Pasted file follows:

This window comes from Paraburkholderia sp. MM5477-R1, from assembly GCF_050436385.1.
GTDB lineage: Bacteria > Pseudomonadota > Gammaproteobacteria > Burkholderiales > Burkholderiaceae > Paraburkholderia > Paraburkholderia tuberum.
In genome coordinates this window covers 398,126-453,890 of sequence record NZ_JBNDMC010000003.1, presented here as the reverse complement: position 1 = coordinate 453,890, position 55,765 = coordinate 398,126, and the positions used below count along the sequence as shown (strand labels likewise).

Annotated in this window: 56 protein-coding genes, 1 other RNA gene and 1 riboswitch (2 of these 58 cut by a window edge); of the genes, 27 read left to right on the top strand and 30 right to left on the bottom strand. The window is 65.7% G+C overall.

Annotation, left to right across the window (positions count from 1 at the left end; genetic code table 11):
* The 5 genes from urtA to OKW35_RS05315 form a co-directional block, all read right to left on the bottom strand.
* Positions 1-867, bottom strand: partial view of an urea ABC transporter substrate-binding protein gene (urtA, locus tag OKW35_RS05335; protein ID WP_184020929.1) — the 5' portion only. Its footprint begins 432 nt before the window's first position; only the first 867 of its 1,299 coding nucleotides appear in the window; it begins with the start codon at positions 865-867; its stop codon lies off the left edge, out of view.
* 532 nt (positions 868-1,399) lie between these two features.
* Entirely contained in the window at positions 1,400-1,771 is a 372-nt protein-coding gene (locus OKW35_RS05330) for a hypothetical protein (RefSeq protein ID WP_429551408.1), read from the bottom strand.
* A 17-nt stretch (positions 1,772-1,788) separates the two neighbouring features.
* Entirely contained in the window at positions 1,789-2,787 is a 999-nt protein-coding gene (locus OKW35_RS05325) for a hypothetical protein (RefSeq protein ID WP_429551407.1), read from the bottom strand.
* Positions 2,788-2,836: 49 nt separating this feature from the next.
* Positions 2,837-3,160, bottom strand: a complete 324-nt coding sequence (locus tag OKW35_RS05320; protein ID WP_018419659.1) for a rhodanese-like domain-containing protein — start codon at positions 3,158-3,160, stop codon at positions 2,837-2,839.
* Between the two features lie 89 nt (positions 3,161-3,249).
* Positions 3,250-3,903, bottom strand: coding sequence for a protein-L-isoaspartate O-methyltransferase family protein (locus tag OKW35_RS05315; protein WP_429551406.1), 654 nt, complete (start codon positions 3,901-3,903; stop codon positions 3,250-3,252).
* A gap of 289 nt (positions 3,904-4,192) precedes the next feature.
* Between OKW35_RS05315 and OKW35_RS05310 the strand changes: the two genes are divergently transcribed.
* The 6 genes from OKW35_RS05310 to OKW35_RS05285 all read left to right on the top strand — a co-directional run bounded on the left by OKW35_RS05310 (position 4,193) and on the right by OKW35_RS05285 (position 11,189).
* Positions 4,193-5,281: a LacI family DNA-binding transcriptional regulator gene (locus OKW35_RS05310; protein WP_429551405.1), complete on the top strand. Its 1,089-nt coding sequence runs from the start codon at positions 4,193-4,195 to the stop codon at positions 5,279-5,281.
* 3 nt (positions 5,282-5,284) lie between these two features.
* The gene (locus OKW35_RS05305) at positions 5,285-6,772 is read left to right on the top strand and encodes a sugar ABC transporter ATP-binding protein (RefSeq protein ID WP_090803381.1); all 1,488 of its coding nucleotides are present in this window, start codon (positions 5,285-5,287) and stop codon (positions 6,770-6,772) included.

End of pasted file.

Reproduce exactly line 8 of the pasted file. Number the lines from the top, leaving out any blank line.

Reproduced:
* 532 nt (positions 868-1,399) lie between these two features.